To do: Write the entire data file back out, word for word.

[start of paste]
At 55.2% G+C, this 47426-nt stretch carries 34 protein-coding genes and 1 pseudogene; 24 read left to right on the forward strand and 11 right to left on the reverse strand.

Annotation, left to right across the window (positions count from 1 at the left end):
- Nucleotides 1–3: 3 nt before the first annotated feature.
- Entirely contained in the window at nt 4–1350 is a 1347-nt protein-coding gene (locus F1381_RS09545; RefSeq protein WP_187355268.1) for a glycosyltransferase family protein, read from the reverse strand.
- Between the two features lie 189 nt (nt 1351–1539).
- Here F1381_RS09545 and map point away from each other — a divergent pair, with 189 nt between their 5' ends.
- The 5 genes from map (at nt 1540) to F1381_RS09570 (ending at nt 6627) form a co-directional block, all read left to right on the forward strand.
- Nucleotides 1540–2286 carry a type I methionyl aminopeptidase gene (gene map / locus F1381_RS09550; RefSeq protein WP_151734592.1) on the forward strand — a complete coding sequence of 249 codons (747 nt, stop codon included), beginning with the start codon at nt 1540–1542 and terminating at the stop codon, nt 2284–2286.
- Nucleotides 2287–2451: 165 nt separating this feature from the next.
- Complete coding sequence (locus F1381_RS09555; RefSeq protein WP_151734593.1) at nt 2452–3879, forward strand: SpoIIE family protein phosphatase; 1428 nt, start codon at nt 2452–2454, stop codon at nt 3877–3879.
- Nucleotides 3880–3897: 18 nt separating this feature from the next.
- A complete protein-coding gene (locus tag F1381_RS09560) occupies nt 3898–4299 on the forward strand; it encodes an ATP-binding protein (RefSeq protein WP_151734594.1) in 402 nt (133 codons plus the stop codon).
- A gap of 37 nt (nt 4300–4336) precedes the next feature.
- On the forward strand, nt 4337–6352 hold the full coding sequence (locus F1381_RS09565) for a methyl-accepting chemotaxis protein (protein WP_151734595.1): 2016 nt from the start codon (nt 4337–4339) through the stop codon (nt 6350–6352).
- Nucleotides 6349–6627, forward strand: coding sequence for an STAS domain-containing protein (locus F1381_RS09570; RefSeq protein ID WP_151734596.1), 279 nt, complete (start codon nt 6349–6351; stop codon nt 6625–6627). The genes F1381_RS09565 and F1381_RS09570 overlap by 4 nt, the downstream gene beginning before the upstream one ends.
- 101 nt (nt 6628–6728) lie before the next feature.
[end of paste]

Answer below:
At 55.2% G+C, this 47426-nt stretch carries 34 protein-coding genes and 1 pseudogene; 24 read left to right on the forward strand and 11 right to left on the reverse strand.

Annotation, left to right across the window (positions count from 1 at the left end):
- Nucleotides 1–3: 3 nt before the first annotated feature.
- Entirely contained in the window at nt 4–1350 is a 1347-nt protein-coding gene (locus F1381_RS09545; RefSeq protein WP_187355268.1) for a glycosyltransferase family protein, read from the reverse strand.
- Between the two features lie 189 nt (nt 1351–1539).
- Here F1381_RS09545 and map point away from each other — a divergent pair, with 189 nt between their 5' ends.
- The 5 genes from map (at nt 1540) to F1381_RS09570 (ending at nt 6627) form a co-directional block, all read left to right on the forward strand.
- Nucleotides 1540–2286 carry a type I methionyl aminopeptidase gene (gene map / locus F1381_RS09550; RefSeq protein WP_151734592.1) on the forward strand — a complete coding sequence of 249 codons (747 nt, stop codon included), beginning with the start codon at nt 1540–1542 and terminating at the stop codon, nt 2284–2286.
- Nucleotides 2287–2451: 165 nt separating this feature from the next.
- Complete coding sequence (locus F1381_RS09555; RefSeq protein WP_151734593.1) at nt 2452–3879, forward strand: SpoIIE family protein phosphatase; 1428 nt, start codon at nt 2452–2454, stop codon at nt 3877–3879.
- Nucleotides 3880–3897: 18 nt separating this feature from the next.
- A complete protein-coding gene (locus tag F1381_RS09560) occupies nt 3898–4299 on the forward strand; it encodes an ATP-binding protein (RefSeq protein WP_151734594.1) in 402 nt (133 codons plus the stop codon).
- A gap of 37 nt (nt 4300–4336) precedes the next feature.
- On the forward strand, nt 4337–6352 hold the full coding sequence (locus F1381_RS09565) for a methyl-accepting chemotaxis protein (protein WP_151734595.1): 2016 nt from the start codon (nt 4337–4339) through the stop codon (nt 6350–6352).
- Nucleotides 6349–6627, forward strand: coding sequence for an STAS domain-containing protein (locus F1381_RS09570; RefSeq protein ID WP_151734596.1), 279 nt, complete (start codon nt 6349–6351; stop codon nt 6625–6627). The genes F1381_RS09565 and F1381_RS09570 overlap by 4 nt, the downstream gene beginning before the upstream one ends.
- 101 nt (nt 6628–6728) lie before the next feature.